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The biggest anti-immigration lie of them all

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Evan Vucci/AP

Originally published by The Washington Post

Anti-immigration activists, whether deliberately or inadvertently, use a great deal of misinformation (on wages, competition against native-born workers, etc.) and shoddy economic analysis (e.g., the “lump of labor fallacy“) while ignoring well-established data on immigrants’ homeownership, participation in the workforce, entrepreneurialism, contribution to growth, etc. Welcome to the Fox News/Trumpian world, where facts are no longer facts.

There is one giant untruth that outweighs all others — and it is easily debunked. Will Wilkinson of the libertarian-leaning Niskanen Center writes:

Between 2000 and 2015, 109 countries saw their immigrant population grow at a faster rate than that of the United States. Among countries with any net international in-migration, the U.S. is resolutely on the closed side of the continuum. … It is very easy to say is that the U.S. status quo is much closer to “completely closed” than “completely open” under even the most modest estimates of movement under the “completely open” counterfactual. If we move out of the [Organization for Economic Cooperation and Development] into the broader world, the current world champ in immigrant population is Qatar, which makes extensive use of guest workers, with about 22 migrants per 1000 people. If we use Qatar as the open end of the closed-to-open continuum, the United States’ 4 migrants per 1000 people is in comparison very, very close to “completely closed.” …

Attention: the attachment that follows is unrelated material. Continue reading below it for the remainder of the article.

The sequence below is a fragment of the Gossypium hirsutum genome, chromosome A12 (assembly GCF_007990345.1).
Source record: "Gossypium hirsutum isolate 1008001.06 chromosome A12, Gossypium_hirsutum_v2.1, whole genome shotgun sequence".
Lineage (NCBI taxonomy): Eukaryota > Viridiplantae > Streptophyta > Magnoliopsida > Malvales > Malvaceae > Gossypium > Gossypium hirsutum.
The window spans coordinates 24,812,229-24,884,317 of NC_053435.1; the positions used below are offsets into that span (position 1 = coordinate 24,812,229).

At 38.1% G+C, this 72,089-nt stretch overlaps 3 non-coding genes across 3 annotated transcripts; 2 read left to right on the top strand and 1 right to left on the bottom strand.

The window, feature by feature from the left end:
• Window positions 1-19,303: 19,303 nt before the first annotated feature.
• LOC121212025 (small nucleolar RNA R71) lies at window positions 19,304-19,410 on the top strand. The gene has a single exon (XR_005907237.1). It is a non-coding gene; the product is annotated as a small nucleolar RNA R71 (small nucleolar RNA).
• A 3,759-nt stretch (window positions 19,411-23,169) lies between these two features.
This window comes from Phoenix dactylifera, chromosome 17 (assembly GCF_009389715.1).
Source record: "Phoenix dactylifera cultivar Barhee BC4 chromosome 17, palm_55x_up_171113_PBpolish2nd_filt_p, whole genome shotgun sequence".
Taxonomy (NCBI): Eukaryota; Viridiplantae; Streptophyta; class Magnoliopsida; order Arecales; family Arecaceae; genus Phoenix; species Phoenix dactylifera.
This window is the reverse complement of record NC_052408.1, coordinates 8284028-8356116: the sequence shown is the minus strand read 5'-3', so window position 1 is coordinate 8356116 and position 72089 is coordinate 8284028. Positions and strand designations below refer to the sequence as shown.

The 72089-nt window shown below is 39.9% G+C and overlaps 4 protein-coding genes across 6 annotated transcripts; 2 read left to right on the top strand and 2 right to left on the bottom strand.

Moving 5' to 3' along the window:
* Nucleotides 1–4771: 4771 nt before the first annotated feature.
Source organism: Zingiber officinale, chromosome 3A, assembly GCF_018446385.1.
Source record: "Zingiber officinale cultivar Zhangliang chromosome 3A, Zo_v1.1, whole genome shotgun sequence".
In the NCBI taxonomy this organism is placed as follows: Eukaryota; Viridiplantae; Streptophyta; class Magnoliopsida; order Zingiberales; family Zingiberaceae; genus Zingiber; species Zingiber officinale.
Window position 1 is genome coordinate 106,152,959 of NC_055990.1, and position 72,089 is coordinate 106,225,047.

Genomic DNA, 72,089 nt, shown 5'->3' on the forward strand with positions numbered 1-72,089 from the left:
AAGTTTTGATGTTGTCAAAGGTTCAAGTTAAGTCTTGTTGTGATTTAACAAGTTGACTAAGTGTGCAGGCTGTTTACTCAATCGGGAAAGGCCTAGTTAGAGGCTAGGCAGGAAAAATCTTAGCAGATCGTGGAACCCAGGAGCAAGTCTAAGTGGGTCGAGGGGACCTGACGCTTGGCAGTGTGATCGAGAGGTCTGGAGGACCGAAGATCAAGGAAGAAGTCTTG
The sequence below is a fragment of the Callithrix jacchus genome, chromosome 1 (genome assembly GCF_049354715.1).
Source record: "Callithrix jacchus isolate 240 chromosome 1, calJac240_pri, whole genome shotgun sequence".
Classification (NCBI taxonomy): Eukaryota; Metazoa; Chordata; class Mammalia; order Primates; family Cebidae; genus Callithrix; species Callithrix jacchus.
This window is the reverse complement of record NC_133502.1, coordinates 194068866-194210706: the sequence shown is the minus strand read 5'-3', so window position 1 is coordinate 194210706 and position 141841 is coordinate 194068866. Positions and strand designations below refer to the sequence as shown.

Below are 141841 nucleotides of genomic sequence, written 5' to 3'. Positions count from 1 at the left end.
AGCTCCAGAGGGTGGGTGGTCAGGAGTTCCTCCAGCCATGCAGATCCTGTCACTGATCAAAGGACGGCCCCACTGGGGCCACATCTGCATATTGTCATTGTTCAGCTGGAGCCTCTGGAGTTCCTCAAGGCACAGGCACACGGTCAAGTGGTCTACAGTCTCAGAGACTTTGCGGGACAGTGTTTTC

Nevertheless, the immigration restrictionists who warn of swamping under open borders tend to be the same people who characterize the status quo as an “open borders” system. It’s obvious why they traffic in this sort of rank dishonesty. They want to further harden our already very hardened borders, and this is easier to justify if you can systematically mislead people about the fact that the American immigration system is relatively closed even when compared to other wealthy liberal democracies.

In other words, by scaring Americans that our borders are “open” (or that immigration reformers want “open borders”), opponents of immigration are pulling the wool over the eyes of the public and policymakers, just as they do when falsely accusing illegal immigrants of causing a crime wave.

Moreover, there is some powerful evidence that we need more immigration, not less. Ron Brownstein points out that Trump’s aging, mostly white base will need more immigrants to pay into entitlement programs because “the 2020 Census will find that non-white kids represent a majority of all Americans younger than 18; kids of color are already a majority of all K-12 public school students.” He explains: “What these numbers make clear is that, whatever Trump does to restrict immigration, there is no cavalry of white kids coming to fill the jobs that the mostly white baby boom is vacating. Non-white young people — reinforced by future immigrants — will drive almost all of the workforce’s future growth, according to widely respected projections by the non-partisan Pew Research Center.” Without that population growth, Brownstein explains, “each worker will be required to fund 80% more seniors than they do now. That demographic imbalance represents a political tourniquet that will inexorably increase pressure for cuts in Social Security and Medicare.”

Read more: https://www.washingtonpost.com/blogs/right-turn/wp/2018/01/17/the-biggest-anti-immigration-lie-of-them-all/?utm_term=.5001402190cf

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